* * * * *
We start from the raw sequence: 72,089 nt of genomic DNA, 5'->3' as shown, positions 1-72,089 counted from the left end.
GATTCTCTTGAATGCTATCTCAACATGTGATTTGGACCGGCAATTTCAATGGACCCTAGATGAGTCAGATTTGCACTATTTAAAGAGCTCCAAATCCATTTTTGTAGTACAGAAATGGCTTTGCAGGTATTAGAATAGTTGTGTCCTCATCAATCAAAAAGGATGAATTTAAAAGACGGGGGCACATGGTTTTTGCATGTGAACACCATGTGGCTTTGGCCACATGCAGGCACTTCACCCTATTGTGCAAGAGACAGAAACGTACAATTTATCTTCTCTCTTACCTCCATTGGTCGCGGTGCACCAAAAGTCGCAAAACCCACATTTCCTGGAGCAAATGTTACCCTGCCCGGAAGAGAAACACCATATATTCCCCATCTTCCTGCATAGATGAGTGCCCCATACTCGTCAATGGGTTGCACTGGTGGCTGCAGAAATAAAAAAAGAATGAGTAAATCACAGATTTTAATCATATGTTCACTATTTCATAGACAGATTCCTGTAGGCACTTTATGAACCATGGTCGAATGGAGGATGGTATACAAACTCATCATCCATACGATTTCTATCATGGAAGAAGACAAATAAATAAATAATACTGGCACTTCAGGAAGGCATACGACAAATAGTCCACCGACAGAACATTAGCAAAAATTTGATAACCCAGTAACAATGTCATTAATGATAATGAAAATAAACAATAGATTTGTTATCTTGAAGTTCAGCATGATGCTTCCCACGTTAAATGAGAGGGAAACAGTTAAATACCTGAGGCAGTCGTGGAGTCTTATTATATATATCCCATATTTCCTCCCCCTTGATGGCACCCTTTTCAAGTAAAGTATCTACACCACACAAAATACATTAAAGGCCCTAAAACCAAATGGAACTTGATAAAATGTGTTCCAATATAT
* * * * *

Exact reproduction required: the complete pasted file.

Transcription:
We start from the raw sequence: 72,089 nt of genomic DNA, 5'->3' as shown, positions 1-72,089 counted from the left end.
GATTCTCTTGAATGCTATCTCAACATGTGATTTGGACCGGCAATTTCAATGGACCCTAGATGAGTCAGATTTGCACTATTTAAAGAGCTCCAAATCCATTTTTGTAGTACAGAAATGGCTTTGCAGGTATTAGAATAGTTGTGTCCTCATCAATCAAAAAGGATGAATTTAAAAGACGGGGGCACATGGTTTTTGCATGTGAACACCATGTGGCTTTGGCCACATGCAGGCACTTCACCCTATTGTGCAAGAGACAGAAACGTACAATTTATCTTCTCTCTTACCTCCATTGGTCGCGGTGCACCAAAAGTCGCAAAACCCACATTTCCTGGAGCAAATGTTACCCTGCCCGGAAGAGAAACACCATATATTCCCCATCTTCCTGCATAGATGAGTGCCCCATACTCGTCAATGGGTTGCACTGGTGGCTGCAGAAATAAAAAAAGAATGAGTAAATCACAGATTTTAATCATATGTTCACTATTTCATAGACAGATTCCTGTAGGCACTTTATGAACCATGGTCGAATGGAGGATGGTATACAAACTCATCATCCATACGATTTCTATCATGGAAGAAGACAAATAAATAAATAATACTGGCACTTCAGGAAGGCATACGACAAATAGTCCACCGACAGAACATTAGCAAAAATTTGATAACCCAGTAACAATGTCATTAATGATAATGAAAATAAACAATAGATTTGTTATCTTGAAGTTCAGCATGATGCTTCCCACGTTAAATGAGAGGGAAACAGTTAAATACCTGAGGCAGTCGTGGAGTCTTATTATATATATCCCATATTTCCTCCCCCTTGATGGCACCCTTTTCAAGTAAAGTATCTACACCACACAAAATACATTAAAGGCCCTAAAACCAAATGGAACTTGATAAAATGTGTTCCAATATAT